17 April 2018

Australian Appeals Court Upholds Patent ‘Promise Doctrine’, but it’s a Question of What the Inventor ‘Intended to Do’

ESCO locking mechanismThe Australian Patents Act 1990 requires, in section 18(1)(c) and 18(1A)(c), that an invention must be ‘useful’ in order to be patentable.  This is also commonly known as the requirement for ‘utility’.  Failure to meet this requirement, i.e. inutility, is therefore a ground upon which a patent application may be rejected, or a patent revoked.  One of of the ‘rules’ that has been developed by the courts over the years for assessing utility is an obligation upon an applicant or patentee to satisfy any ‘promise’ that might be made for an invention in the patent specification.  This is sometimes known as the ‘promise doctrine’ – e.g. in Canada, where it was abolished last year by the Supreme Court.  I had been hoping that a Full Bench of the Federal Court of Australia might decide to do likewise, given that the opportunity had arisen.  In a recently-issued decision, however, it has unfortunately declined to do so: ESCO Corporation v Ronneby Road Pty Ltd [2018] FCAFC 46.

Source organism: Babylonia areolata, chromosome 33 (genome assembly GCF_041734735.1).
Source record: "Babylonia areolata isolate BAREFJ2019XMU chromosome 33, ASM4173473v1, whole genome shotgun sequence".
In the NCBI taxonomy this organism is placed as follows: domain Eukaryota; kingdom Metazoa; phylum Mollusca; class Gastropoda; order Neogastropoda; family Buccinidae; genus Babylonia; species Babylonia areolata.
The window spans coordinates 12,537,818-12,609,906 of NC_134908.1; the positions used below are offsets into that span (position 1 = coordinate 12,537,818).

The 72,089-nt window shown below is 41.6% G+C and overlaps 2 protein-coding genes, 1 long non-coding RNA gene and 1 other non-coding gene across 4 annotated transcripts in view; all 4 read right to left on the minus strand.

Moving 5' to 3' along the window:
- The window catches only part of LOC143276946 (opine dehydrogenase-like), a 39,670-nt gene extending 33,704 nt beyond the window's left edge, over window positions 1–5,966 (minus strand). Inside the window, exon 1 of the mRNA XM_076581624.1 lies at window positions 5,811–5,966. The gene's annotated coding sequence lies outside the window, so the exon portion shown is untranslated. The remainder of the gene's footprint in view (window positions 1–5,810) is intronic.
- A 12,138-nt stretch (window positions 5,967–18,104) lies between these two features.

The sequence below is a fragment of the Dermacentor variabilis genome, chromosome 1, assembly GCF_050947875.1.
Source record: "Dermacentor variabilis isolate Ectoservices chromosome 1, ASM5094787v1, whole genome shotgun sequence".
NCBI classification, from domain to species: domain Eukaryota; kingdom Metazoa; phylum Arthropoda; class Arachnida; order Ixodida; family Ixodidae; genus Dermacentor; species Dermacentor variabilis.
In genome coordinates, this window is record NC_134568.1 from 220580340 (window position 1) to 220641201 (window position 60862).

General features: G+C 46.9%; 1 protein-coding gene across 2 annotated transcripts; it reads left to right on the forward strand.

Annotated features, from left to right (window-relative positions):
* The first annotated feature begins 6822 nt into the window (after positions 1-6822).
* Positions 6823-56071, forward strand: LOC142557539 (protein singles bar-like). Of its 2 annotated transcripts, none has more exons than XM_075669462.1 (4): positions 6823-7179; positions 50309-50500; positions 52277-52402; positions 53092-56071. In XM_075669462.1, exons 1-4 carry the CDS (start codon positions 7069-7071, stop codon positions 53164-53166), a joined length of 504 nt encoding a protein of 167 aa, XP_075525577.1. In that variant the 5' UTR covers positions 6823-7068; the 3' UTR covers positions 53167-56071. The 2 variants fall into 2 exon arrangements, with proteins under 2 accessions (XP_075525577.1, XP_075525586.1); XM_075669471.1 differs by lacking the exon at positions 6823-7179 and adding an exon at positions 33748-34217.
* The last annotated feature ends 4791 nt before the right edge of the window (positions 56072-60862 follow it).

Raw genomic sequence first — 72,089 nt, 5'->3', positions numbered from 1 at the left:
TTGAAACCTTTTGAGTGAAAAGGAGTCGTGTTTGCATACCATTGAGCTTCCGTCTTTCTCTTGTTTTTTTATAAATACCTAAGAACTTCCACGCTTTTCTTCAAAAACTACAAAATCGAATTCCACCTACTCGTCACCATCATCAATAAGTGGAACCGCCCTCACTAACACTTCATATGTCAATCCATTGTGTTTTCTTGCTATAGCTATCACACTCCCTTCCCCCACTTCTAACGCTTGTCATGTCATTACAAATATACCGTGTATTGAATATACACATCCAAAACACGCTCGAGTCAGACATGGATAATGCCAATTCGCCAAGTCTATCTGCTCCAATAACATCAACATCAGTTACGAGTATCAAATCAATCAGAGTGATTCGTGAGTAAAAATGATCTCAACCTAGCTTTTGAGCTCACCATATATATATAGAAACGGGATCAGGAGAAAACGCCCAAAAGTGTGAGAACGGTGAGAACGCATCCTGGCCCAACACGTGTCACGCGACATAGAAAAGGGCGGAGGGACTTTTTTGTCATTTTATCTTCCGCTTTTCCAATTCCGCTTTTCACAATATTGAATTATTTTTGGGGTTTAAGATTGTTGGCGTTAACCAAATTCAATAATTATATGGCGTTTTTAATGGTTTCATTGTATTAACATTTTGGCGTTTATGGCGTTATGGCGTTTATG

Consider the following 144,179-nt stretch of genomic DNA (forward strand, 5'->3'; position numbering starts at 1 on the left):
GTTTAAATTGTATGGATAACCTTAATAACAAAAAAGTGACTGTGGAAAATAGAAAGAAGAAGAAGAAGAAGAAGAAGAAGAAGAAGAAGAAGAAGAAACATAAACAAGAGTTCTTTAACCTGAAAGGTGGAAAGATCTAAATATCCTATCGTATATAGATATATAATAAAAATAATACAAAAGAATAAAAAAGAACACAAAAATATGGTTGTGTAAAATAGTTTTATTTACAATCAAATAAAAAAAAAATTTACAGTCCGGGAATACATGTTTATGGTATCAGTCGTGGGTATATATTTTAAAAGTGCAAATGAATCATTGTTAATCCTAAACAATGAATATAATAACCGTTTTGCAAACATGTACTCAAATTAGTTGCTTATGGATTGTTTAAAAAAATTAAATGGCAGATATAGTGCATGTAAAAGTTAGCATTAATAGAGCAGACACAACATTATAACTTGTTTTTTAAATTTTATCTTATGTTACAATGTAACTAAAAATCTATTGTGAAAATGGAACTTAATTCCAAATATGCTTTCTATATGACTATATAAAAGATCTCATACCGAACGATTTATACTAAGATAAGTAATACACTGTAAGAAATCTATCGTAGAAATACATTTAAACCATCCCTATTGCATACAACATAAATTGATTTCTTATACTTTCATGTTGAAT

On the face of it, a requirement that an invention fulfil any stated promises does not seem unreasonable.  If, for example, an applicant falsely asserts that an invention is worthy of a patent, at least in part because it achieves some valuable improvement over its predecessors, and receives a patent on that basis, then the Patent Office has arguably been misled in its decision to grant the patent.  However, I do not see what this has to do with utility.  The Australian Patents Act 1990 provides a perfectly good mechanism for revoking patents that have been obtained by ‘fraud, false suggestion or misrepresentation’ in section 138(3)(d).  But if an invention is, in fact, useful for some purpose, and the patent specification otherwise meets all of the requirements for a valid patent, then it is difficult to see why the applicant’s choice to include – or not – some ‘promise’ in the specification should make any difference.

The position becomes even more fraught when a specification includes more than one promise.  This aspect of the utility requirement has not previously been conclusively addressed by the Australian courts – i.e. if a patent applicant makes multiple promises for an invention, it is necessary that all of those promises be met by the claims, individually and/or collectively?  The Full Court’s decision in ESCO Corporation has, at least, clarified this situation, with the court deciding that a claimed invention must indeed meet whatever promise(s) have been made for it in the specification.